The firm’s sixth edition of the Cities of Opportunity report, which ranks the top 30 cities from across the globe, measures 10 key indicators including sustainability. Overall, London was picked as the top “city of opportunity,” a designation that includes other factors beyond sustainability.
Under the sustainability section, the report rankings focused on five key factors: natural disaster risk, thermal comfort, recycled waste, air pollution and public park space.
Stockholm moved five places, from sixth to first, in the sustainability category largely due to PwC’s recalibration of the recycled waste category, which the firm now defines as all waste diverted from landfill. Previously, cities such as Stockholm were penalized for “low” percentages of recycled waste because its waste-to-energy programs are so successful.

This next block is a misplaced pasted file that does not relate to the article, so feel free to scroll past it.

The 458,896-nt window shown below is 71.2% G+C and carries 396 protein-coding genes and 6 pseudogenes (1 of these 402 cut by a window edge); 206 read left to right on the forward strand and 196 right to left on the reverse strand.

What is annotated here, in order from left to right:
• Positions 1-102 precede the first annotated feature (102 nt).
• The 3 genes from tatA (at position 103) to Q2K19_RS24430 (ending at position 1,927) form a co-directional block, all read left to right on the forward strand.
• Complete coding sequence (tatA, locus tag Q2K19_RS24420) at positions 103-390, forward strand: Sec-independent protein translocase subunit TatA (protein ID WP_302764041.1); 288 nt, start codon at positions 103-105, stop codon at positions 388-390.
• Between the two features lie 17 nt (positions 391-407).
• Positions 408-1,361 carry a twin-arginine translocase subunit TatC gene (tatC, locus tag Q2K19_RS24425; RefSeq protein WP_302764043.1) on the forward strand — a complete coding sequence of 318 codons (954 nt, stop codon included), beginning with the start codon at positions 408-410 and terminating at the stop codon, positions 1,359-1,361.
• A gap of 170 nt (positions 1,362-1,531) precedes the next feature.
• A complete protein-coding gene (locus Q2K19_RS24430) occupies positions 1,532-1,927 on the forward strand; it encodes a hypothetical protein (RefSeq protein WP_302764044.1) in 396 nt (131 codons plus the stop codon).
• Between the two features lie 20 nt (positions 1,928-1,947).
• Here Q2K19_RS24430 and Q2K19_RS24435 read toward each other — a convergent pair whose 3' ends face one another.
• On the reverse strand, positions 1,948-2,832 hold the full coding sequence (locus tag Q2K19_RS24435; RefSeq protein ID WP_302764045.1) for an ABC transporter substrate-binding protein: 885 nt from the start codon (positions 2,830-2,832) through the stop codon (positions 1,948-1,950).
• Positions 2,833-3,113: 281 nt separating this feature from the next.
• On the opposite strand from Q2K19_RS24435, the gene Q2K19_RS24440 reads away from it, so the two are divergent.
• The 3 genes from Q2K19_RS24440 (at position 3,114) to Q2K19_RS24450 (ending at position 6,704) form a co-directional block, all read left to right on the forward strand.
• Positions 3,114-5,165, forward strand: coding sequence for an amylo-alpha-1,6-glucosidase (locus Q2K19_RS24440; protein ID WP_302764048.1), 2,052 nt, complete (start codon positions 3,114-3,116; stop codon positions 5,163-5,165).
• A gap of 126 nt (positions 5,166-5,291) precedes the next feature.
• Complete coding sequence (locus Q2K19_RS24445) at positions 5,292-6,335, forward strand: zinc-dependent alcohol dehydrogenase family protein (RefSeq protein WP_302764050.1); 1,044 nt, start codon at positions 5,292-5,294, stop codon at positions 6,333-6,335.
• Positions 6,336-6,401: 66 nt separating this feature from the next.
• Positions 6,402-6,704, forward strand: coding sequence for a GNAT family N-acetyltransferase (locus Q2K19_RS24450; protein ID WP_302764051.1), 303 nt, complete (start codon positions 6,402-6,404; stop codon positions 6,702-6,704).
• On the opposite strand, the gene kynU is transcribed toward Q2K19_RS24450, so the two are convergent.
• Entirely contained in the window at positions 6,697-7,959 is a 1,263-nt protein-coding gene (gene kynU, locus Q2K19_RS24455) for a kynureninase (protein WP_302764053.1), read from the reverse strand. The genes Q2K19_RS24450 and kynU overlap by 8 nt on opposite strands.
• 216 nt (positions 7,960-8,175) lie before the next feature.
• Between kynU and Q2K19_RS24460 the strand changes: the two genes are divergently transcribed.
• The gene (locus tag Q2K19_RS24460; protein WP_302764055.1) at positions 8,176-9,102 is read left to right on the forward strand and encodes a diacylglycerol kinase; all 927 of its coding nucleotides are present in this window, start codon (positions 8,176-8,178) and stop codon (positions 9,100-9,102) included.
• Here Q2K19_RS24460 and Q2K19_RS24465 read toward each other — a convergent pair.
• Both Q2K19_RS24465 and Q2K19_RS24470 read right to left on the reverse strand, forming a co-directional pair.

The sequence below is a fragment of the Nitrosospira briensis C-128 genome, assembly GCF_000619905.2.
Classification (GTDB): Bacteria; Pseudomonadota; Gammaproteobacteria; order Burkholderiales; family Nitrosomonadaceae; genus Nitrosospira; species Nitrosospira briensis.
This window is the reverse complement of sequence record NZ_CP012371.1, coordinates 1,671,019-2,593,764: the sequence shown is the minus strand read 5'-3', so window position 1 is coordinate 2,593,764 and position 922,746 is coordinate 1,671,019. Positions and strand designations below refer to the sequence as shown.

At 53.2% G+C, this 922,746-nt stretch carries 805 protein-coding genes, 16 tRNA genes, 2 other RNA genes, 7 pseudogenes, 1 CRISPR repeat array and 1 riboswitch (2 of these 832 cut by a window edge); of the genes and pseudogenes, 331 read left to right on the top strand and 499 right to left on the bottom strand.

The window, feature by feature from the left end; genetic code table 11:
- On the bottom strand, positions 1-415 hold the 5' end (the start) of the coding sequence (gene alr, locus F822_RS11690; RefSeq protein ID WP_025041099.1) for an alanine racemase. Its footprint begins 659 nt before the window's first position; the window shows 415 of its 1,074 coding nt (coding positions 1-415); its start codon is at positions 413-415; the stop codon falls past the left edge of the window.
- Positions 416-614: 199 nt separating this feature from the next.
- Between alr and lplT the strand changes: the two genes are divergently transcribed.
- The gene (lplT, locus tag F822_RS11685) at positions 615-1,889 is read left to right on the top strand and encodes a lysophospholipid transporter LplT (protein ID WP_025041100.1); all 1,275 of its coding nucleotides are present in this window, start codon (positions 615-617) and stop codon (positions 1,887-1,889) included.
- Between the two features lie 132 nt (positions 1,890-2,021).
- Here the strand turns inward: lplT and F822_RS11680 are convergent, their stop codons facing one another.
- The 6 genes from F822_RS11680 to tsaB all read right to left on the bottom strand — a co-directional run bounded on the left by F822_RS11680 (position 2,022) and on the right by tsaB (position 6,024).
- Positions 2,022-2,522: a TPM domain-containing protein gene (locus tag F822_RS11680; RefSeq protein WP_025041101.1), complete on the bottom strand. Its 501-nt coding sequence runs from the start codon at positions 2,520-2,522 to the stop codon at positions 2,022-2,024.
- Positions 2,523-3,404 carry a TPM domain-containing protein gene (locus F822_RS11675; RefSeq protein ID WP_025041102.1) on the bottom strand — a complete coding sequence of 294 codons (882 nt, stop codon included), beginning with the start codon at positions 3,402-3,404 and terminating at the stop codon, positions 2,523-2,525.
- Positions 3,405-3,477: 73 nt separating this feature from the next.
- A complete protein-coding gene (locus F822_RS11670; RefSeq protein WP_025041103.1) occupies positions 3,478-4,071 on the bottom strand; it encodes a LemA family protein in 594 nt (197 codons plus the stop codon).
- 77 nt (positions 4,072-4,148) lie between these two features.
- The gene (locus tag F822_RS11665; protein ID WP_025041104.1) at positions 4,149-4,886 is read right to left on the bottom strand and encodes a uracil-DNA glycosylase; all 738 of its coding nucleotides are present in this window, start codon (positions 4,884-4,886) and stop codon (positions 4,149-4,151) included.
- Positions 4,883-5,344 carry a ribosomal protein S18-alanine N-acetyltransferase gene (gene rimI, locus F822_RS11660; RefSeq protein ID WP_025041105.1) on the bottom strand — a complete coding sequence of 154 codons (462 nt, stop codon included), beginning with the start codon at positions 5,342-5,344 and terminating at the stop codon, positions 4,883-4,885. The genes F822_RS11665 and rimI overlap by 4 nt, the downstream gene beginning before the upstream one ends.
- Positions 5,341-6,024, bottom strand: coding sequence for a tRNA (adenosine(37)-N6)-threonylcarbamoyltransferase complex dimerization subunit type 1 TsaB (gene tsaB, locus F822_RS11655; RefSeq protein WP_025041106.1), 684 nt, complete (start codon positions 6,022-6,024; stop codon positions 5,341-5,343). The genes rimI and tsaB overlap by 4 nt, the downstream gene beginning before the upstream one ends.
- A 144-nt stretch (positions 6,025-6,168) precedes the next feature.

Paris and Berlin tied for second place in the sustainability section. Both cities received high marks for recycled waste and natural disaster risk. Paris only received an 18 out of a high score of 30 for air pollution. Earlier this year, pollution levels spurred French authorities to place a one-day restriction on Paris drivers.
PwC’s study shows that top ranked cities embody the energy and opportunity that draw people to city life. In a rapidly urbanizing world, high performing cities also find the right balance between social and economic strengths, PwC says.
To succeed, cities need urban projects that have a clear vision and goals, are well managed and involve a broad range of parties working together, the report says.
The report, produced by the European Institute for Comparative Urban Research (Euricur), PwC and the Institute for Housing and Urban Development Studies, analyzes 24 urban projects worldwide. The report says there’s not one single path to sustainable competitiveness. However, there are certain ingredients to success, including an urban manager with multiple skills who can connect and distribute power to other stakeholders within and outside the public organization.